- The Left Behind series: The Dramatic Audio presentation of Glorious Appearing has the sound of a crowd cheering wildly as Michael locks Satan away in the bottomless pit for a thousand years. However, Satan does get out in time for the Final Battle.
- At the end of The Twits , when the Twits disappear.
- In another Roald Dahl novel, Charlie and the Chocolate Factory, there are several "general misfortune" examples with regards to the naughty kids, as the Oompa-Loompas' Crowd Songs about Augustus, Veruca (and her parents), and Mike claim that they're pretty much getting what they're due for their greed, sloth, etc. and that in Augustus' case the prospect of him becoming fudge is a wonderful one because then people will at last have reason to love him! Their boss Willy Wonka claims to the rest of the tour group that they're just joking, but Grandpa Joe and Charlie are not entirely sure about that. In the 2013 stage musical adaptation, "general misfortune" escalates to possible Death by Adaptation in several cases — but this trope still applies.
- In the Tamuli novel The Shining Ones, Thalesian nuisance heir and The Napoleon Avin Wargunson was summarily knocked off in a particularly insulting way (stuffed in a barrel of wine with the lid nailed shut). Given his 0% Approval Rating, when they finally held his funeral, the congregation tried (and failed miserably) to contain their mirth. The entire country then spent the next week celebrating his death; his death was both the best thing to happen to them and a great memory to get through the cold winter there.
- Venandakatra is nicknamed "the Vile One" by his own side in the Belisarius Series], and no one in the Malwa hierarchy sheds a tear over his utter humiliation at the hands of Belisarius. His rather long, painful, and torturous death at the end is a cause of much rejoicing.
- This never actually happens on über-idealistic Star Trek, at least not in the Federation.
- Briefly mentioned in the Babylon 5 episode "The Deconstruction of Falling Stars" for a comedic effect. Londo Mollari looks upon a wedding celebration and sneers, noting that Centauri weddings are somber, sad affairs. This kind of merriment is normally reserved for Centauri state funerals.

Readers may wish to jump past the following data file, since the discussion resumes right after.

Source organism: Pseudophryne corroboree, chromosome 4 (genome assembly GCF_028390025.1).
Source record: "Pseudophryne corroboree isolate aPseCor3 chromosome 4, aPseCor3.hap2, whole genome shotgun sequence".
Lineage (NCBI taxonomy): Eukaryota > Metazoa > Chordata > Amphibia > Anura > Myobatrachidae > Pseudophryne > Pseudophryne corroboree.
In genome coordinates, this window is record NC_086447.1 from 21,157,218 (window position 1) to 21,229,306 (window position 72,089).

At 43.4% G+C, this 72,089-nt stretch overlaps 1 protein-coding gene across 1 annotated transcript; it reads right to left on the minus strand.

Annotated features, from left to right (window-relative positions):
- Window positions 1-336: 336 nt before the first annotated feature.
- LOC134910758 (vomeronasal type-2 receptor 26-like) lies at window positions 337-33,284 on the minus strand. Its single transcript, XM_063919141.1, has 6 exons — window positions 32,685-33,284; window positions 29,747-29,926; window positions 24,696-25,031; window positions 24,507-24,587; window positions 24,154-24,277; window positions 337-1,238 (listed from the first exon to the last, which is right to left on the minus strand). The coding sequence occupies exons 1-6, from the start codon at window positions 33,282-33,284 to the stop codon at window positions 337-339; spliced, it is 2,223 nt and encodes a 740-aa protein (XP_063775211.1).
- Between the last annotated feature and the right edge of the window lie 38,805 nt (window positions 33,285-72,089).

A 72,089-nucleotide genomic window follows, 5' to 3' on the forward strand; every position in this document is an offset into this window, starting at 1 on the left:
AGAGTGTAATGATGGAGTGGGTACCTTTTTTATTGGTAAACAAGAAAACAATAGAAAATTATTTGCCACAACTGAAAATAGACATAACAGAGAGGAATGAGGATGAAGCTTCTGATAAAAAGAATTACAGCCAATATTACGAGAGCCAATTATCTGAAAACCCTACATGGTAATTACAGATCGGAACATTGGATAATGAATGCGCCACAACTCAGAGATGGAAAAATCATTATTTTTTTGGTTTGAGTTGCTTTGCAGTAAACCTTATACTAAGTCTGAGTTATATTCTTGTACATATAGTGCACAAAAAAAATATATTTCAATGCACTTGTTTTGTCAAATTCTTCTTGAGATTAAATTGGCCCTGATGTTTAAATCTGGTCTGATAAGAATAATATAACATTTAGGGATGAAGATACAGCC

- Family Matters: A non-death example comes early in Season 2, when Urkel had by now become an established part of the series. Urkel annoys the neighborhood once too often — he serenaded Laura with his "rendition" of Morris Albert's "Feelings"... late at night! — and is sent to a relative's house in the south to live for a few weeks, to give the neighbors time to get over their anger with the nerd. The Winslows rejoiced long and loud that they would have two weeks without Urkel... and then, as if on cue, in walks "Cousin Urkel"... the even-more-annoying southern-belle-wannabe Myrtle!
- In "The One with the Dollhouse", Ross informs Monica that one of their aunts died only to find Monica screaming with joy saying that the woman was a 'cruel cranky old bitch' and then eagerly asking Ross if she gets their aunt's dollhouse.
- When Rachel's boss Joanna dies, she's sad, but mostly because Joanna was about to recommend her for promotion. Joanna's other assistant Sophie, on the other hand, looks happier than she ever has before.
- LOST provides an example of this with the introduction of Arzt in the finale of the first season. He was blown up while he condescendingly lectured the main characters on how to handle dynamite safely. Right after it happens Hurley does get quite and even goes so far as to say, "that was messed up" but he seems to have been more concerned with his own streak of bad luck and the gibs scattered about. No-one else cared.
- Dr. Romano of ER died quite horribly, but he was such a Jerkass only one character really gave a damn. Another even twisted the knife posthumously by naming a wing for LGBT patients after the notorious homophobe.
- In one of the final episodes, Beecher unknowingly kills Vern Schillinger, in a staged performance of Macbeth. When the audience of prison inmates finds out, everyone immediately starts cheering to high heavens and pumping their fists. Granted Schillinger was a malicious Nazi rapist, who performed a good deal of horrible actions throughout his lifetime.
- This appears to be the response to any act of violence witnessed by the inmates. A notable exception is when Simon Adebisi, a feared Nigerian gangster who's been ruling Em City as a trustee, is killed — the initial reaction is a shocked gasp of disbelief from both inmates and guards, as Adebisi seemed so Bad Ass he couldn't be killed by anyone.
- Also notably averted with the death of Augustus Hill. Burr Redding is overcome with grief, and most of the prisoners are shocked. McManus actually breaks down crying. Mainly this is because more so than anyone else in Em city, Hill had become the most philosophical and accepting of the bad things that he had done.